And I agree with Ackislander, no restaurant is going to instruct the staff to tell you there is no table for you because you look like a slob. They are going to use some polite excuse like they are all booked up.

I have had this discussion with a few people I know who think that just because they have lots of money to spend they should be able to go anywhere dressed exactly as they please and be received well even though they look like they were gardening five minutes ago.
raincitygirl is online now  
Mar 11th, 2015, 03:50 PM
Join Date: May 2007
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I think you tend to over-engineer this issue.
Very, very few restaurants in Vienna's first district will actually care about how you dress. Most of them cater to that endless parade of once-in-a-lifetime visitors or biz guests who pay a surcharge just to eat in this relatively small part of the city.
If the average price of the main courses / entrees does not go beyond €30 you will not be in a place that gives a fiddler's fart about your outfit. Sneakers, jeans, 3-piece suit, no one cares.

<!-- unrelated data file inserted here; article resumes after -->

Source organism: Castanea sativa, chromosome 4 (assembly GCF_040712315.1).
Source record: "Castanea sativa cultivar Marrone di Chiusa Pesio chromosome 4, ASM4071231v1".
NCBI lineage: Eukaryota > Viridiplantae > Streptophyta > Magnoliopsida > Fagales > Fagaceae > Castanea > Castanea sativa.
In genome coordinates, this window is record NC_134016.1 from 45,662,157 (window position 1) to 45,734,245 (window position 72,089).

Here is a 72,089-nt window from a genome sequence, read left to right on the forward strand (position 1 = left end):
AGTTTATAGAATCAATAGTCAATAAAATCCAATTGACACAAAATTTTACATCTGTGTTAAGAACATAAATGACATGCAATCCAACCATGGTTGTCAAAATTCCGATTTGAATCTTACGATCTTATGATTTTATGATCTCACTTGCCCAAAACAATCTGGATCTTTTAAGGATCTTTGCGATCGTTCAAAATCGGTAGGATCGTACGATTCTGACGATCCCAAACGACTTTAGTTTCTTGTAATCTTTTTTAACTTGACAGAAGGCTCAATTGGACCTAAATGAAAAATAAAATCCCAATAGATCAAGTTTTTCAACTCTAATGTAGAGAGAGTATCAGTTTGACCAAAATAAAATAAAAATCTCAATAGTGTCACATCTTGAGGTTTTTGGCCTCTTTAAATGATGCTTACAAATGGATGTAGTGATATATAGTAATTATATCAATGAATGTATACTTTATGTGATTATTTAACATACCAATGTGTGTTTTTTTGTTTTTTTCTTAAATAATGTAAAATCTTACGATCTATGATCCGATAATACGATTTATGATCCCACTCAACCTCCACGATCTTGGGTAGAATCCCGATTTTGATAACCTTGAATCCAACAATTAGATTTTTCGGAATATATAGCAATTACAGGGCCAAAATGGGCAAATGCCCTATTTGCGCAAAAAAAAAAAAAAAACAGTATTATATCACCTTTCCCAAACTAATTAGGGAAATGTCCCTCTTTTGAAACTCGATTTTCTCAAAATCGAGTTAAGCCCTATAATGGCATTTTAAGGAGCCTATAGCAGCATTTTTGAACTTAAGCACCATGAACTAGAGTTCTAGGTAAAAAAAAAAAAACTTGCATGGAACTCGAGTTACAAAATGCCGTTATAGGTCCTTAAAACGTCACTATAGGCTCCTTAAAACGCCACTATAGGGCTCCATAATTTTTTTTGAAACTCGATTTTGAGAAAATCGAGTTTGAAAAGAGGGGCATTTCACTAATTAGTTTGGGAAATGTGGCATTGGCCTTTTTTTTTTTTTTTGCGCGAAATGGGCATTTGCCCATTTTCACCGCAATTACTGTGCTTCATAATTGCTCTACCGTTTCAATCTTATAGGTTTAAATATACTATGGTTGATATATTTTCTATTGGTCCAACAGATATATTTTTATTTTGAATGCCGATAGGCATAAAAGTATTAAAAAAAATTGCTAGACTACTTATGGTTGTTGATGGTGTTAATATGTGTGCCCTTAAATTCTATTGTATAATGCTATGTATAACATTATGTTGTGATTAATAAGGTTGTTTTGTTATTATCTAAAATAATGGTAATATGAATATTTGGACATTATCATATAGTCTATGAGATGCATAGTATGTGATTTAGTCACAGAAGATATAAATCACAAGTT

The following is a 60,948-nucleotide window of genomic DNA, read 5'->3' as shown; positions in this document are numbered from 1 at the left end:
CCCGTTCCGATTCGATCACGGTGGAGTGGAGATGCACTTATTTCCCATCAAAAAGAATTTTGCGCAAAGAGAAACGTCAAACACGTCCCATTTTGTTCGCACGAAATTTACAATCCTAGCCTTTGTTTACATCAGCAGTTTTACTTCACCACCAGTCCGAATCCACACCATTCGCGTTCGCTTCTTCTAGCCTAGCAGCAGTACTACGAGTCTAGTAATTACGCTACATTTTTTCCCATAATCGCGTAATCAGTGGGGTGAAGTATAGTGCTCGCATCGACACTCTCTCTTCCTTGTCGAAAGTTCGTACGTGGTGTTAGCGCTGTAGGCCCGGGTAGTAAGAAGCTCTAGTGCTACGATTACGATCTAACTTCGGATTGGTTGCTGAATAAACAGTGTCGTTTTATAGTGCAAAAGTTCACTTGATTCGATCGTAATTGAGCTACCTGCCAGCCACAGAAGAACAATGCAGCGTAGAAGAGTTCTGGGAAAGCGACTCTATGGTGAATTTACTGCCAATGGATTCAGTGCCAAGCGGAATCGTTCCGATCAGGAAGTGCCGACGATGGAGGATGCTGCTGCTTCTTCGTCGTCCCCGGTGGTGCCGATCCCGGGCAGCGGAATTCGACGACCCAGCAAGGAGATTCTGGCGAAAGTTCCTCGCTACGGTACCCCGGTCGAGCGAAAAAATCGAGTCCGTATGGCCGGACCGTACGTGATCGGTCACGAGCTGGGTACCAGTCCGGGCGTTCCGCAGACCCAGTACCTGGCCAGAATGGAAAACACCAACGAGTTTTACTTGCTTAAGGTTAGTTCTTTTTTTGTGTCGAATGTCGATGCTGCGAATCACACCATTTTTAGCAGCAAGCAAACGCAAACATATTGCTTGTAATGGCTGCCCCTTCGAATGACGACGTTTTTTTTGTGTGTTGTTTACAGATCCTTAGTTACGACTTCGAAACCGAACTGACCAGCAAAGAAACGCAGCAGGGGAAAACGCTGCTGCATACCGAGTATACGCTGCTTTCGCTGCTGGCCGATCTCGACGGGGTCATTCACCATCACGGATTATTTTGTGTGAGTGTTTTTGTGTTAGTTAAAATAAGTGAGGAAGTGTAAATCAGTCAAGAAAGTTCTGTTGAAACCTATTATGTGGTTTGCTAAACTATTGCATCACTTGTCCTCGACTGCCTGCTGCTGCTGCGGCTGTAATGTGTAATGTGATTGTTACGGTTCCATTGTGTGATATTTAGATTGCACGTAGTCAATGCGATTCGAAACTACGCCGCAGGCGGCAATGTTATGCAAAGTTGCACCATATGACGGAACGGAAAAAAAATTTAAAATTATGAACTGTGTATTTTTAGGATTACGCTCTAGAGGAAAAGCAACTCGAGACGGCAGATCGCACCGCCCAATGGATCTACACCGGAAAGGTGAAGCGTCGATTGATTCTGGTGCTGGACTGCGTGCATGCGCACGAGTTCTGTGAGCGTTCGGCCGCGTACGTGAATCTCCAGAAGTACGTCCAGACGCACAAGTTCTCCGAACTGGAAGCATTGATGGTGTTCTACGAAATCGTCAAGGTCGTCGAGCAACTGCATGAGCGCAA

OTOH, you can appear in a tux with a feather in your butt at Figlmayer's and still won't get a table or a schnitzel because they are always full -- as even the last travel guide or travel website in Malawi has them on their list.

Coming back to annhig's question why it takes so long to get the check.
This is indeed also my pet peeve, and I asked a co-worker of mine who worked for years as a waitress during her Uni years. She told me that they were told to bring the menu quickly, take orders quickly, but not to rush the check even when asked as the customer would then not be in a rush. Really odd or rather daft, but that's the way I was told.

What you can do if you really want to pay to leave is:
Do NOT make that gesture to the waiter as if you were scribbling a note in the air to ask for the check but:
Call the waiter to your table.
Tell him/her in plain words that you need to leave in x minutes and need the check asap.
This usually works.
Cowboy1968 is offline  
Mar 11th, 2015, 04:09 PM
Join Date: Jun 2003
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I remember lots of informally dressed people at this place: